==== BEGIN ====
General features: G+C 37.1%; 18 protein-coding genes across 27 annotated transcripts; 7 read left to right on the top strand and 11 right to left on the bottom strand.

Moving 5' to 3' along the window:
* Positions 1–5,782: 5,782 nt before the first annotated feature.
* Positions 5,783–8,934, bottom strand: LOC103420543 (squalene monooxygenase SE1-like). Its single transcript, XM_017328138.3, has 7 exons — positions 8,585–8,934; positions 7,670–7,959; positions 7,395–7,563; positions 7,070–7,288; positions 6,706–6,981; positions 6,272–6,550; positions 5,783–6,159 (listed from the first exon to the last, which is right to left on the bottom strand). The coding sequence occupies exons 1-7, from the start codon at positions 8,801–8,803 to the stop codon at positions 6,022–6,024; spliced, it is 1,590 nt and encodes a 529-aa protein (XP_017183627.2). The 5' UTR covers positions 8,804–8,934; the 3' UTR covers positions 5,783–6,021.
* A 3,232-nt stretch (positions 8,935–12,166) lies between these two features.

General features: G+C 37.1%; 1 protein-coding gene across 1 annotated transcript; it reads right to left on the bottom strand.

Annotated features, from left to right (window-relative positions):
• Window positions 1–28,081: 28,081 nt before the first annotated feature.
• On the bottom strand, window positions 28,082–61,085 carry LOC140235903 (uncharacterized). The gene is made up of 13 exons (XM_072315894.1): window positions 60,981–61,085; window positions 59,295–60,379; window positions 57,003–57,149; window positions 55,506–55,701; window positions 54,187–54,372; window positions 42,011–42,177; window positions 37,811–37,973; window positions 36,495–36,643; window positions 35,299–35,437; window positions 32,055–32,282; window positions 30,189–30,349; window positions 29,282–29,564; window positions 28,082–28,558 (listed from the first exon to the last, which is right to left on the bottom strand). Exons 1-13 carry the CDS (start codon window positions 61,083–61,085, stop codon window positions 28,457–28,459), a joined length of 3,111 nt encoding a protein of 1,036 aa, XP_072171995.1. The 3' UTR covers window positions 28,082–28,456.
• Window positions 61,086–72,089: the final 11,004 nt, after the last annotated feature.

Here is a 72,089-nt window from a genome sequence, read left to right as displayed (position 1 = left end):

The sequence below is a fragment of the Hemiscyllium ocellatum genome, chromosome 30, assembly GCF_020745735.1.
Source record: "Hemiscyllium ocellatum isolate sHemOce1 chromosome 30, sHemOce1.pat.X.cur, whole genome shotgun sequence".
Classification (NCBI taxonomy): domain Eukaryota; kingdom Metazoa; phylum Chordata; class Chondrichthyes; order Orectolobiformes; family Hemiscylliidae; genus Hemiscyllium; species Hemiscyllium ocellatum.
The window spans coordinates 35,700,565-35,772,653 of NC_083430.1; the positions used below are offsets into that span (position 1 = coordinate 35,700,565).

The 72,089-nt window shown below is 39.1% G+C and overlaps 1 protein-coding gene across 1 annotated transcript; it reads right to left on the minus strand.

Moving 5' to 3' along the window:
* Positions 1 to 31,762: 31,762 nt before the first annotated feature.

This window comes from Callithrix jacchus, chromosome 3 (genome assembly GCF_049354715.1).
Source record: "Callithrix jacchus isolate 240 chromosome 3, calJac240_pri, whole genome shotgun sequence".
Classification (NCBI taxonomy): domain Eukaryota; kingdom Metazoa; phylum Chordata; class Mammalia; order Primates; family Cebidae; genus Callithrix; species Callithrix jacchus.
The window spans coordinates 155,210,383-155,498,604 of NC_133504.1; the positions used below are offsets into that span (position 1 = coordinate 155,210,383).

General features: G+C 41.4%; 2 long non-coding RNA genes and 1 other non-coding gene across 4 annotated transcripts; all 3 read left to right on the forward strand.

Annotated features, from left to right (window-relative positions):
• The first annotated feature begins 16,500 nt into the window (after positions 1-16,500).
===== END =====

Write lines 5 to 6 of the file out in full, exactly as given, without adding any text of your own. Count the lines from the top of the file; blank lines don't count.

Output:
* A 3,232-nt stretch (positions 8,935–12,166) lies between these two features.

General features: G+C 37.1%; 1 protein-coding gene across 1 annotated transcript; it reads right to left on the bottom strand.